I was eleven and the world was not less complicated, despite what the nostalgics suggest. I was at the ICU at St. Vincent’s hospital. I was told I was born here, in some faraway place called the maternity ward, but I had never seen this building. It seemed huge and labyrinthine. The lights were too bright on this floor, and the nurses too quiet. It was marked in its difference from the rest of the hospital, and by extension the bright pulse of the city and the rest of the world. This was not a place for celebration, or health.
It was a week before Christmas. I didn’t believe in Santa Claus anymore, but I could still feel the impending joy the thought of him recently engendered. Outside of this place it was in the air, crackling like buzzing electricity above us and through us. A shared connection and liked-mindedness I’d only ever experienced in a sports stadium when the home team player hit a ball long and deep and the crowd stood and waited for it to descend beyond the fence. That anticipation.
This place was immune to it. In the lobby there was a tree with white lights. Ribbons and wreaths adorned the walls. It all disappeared when the elevator doors opened. In the ICU, everything seemed blue, the color of veins returning spent blood back to its source to become replenished. Death returning to life, the daily miracle. I imagined veins to be similarly subdued.
I held in my hands a piece of green construction paper cut into the shape of a Christmas tree. Taped to the middle of the tree was a Polaroid of myself, my sister and three brothers sitting on the stairs that led to our bedrooms, peeking through the banister supports decorated in evergreen. It was taken a year ago. We were smiling and looking off to our right at some real or imagined joy. We were evergreen as well.
Around the photo I had drawn colored bulbs, red, purple, orange. At the top was a yellow star. I was no artist, but I liked the way it turned out, and I liked my mother’s and grandmother’s reaction when I showed it to them. Would you look at that! Ah, the creature. It’s beautiful. I wanted to give it to my Grandpa. Not just give it to him, hand it to him myself. I wanted his validation.
But he was sick, which is why we all piled into our rickety car and drove to the city, to our grandparents’ four-room apartment with the tiny Christmas tree sitting on top of the television. We were there so my mother could visit her sick father. I wanted to see him too. My parents looked at each other indecisively.
I was the eldest of my siblings and my grandfather’s favorite, as I heard in whispered declarations from my Grandma. When I was small I would sit transfixed at the kitchen table and listen to him tell tales of his bartending days in his Irish brogue. I remember few of the stories, but I can recall the cadence and intonation. He taught me to play solitaire and rummy. When my grandparents would come to our house in the suburbs, bringing endless brown-paper bags of food and love, he would sit in a lawn chair in our back yard and throw me ground balls. I loved him with abandon.
Which is why I brought red, green and yellow into this blue ICU. Whatever my Grandpa’s condition, I was stubbornly convinced, it would not be worsened by seeing me. I was his favorite and I loved him and I made this for him. But in this hushed place where the air seemed dense, my convictions wobbled. I felt wholly misplaced, in my color, my redness, my youth. I was an interloper, armed only with a piece of construction paper, and I was overmatched. I was left alone in a sterile waiting room while my Grandma and my parents went to assess whether my Grandpa was up to seeing me. The television droned, unwatched and unheeded. I could feel each second pass.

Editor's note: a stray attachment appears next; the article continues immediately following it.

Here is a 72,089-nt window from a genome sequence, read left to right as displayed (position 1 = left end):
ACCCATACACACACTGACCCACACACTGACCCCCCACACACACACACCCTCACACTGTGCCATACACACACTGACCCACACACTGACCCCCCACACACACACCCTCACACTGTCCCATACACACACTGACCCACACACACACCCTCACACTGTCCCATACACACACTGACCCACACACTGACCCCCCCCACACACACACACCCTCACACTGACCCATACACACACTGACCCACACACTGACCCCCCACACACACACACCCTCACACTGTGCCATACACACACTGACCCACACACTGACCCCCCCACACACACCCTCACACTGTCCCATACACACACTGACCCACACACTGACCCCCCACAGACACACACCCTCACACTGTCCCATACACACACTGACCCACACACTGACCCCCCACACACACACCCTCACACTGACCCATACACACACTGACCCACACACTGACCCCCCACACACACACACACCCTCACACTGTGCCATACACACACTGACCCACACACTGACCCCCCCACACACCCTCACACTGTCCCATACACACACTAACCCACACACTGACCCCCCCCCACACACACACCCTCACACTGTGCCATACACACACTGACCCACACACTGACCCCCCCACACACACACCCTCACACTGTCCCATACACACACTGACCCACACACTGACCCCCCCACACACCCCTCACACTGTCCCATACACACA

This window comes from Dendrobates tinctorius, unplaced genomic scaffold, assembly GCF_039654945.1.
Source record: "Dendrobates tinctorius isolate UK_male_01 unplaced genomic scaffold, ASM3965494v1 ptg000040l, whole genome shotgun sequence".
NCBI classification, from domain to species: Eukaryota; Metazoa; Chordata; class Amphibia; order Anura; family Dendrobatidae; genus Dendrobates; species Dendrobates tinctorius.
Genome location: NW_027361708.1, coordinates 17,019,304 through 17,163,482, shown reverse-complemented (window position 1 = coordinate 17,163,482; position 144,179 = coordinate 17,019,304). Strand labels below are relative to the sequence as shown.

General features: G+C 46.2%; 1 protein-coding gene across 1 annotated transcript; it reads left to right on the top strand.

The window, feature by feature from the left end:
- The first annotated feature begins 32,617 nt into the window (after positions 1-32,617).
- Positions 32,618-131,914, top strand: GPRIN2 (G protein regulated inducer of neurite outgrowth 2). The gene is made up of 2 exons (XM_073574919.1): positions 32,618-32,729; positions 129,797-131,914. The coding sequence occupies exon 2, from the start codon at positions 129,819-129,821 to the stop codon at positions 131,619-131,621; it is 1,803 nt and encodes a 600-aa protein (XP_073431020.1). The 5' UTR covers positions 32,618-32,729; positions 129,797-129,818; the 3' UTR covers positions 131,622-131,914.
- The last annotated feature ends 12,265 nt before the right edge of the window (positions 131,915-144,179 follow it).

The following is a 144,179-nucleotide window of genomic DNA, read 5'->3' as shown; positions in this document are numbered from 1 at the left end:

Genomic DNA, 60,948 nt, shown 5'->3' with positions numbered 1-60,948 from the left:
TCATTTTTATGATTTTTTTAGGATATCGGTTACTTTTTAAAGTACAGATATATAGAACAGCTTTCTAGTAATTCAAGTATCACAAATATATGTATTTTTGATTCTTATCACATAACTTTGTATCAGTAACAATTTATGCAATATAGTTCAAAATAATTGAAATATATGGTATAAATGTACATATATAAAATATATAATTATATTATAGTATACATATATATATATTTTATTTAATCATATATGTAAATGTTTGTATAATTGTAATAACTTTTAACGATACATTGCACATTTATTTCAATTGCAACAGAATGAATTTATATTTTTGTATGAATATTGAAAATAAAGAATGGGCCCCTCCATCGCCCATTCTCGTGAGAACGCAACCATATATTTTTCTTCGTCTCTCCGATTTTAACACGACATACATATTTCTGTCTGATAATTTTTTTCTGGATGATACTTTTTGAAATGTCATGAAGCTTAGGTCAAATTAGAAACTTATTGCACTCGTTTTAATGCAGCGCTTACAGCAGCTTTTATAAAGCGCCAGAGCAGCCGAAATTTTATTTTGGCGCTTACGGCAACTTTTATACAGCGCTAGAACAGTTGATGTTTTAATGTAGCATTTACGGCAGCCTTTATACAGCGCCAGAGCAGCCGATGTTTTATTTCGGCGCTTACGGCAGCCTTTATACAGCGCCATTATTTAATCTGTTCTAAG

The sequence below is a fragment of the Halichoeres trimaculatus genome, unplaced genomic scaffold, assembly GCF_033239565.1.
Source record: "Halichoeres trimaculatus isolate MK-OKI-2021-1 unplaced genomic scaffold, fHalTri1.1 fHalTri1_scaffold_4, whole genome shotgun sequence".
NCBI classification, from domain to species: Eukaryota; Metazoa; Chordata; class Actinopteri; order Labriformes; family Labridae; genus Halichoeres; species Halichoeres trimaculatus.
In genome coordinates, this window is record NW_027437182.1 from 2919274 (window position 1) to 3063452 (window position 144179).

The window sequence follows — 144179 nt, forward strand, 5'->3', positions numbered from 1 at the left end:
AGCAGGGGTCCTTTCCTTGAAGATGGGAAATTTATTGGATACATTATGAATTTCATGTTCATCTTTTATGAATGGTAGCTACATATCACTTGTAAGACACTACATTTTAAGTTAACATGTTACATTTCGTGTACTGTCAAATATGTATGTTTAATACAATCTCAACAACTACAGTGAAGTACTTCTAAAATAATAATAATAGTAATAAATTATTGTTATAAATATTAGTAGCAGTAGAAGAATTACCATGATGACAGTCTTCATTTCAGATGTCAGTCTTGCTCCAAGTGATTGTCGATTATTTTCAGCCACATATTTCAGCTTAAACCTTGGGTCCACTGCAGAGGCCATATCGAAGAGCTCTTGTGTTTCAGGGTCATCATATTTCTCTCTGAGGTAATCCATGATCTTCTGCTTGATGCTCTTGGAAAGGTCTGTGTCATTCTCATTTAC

Visiting hours were nearly over when my father came to fetch me. You have to talk really quiet, he said, and we can’t stay long. You’re Grandpa’s not feeling well. OK, I said. I had lost whatever small will I had to argue. His bed was coming off the right hand wall and my mother and grandmother were standing on the far side. My Grandpa was facing them. His glasses were off. His hulk was contained in a light blue gown and a white sheet. He had an IV in his wrist and a breathing tube in his nose. The room was dim.
Look who’s here to see you, my Grandma said, and my Grandpa turned in my direction. He couldn’t make me out without his glasses. Who? Who is it? It’s Brian come to visit you. There was a jolt of recognition in his face, then he turned away and began to cry. I had never seen him cry. I didn’t think such a thing was possible. Can gods cry? I wept myself for causing his tears.
I didn’t want him to see me like this, he said. He came to bring you something, my mother said, something he made for you. I was struck dumb and lifeless. My father took the Christmas tree from my hand and handed it to my mother. My Grandma said, put your glasses on and look. He wiped his eyes with the heel of his hand and reached to the nightstand to fetch his glasses. They were thick, and when he put them on his eyes were magnified. I could see the leftover wetness from his tears. Look at that Jeremiah, my Grandma said, it’s a picture of the kids. My Grandpa nodded. Ah now that’s nice, he said. We’ll tape it up here on the wall, my mother said, so you can see it.
It was dark when we left the hospital, but lights abounded. Taxi headlights, storefront blinking lights, the red and green of the the stoplights extending down into the recesses of Seventh Avenue, turning from one color to the other in a rolling, endless spiral. The city was impossibly big and vibrant, and I was infinitesimally small. Holiday lights hung in odd apartment windows. Reds, greens and whites, shining boldly with arterial life and expectation. The air was cold and bracing. Vital. There was no blue.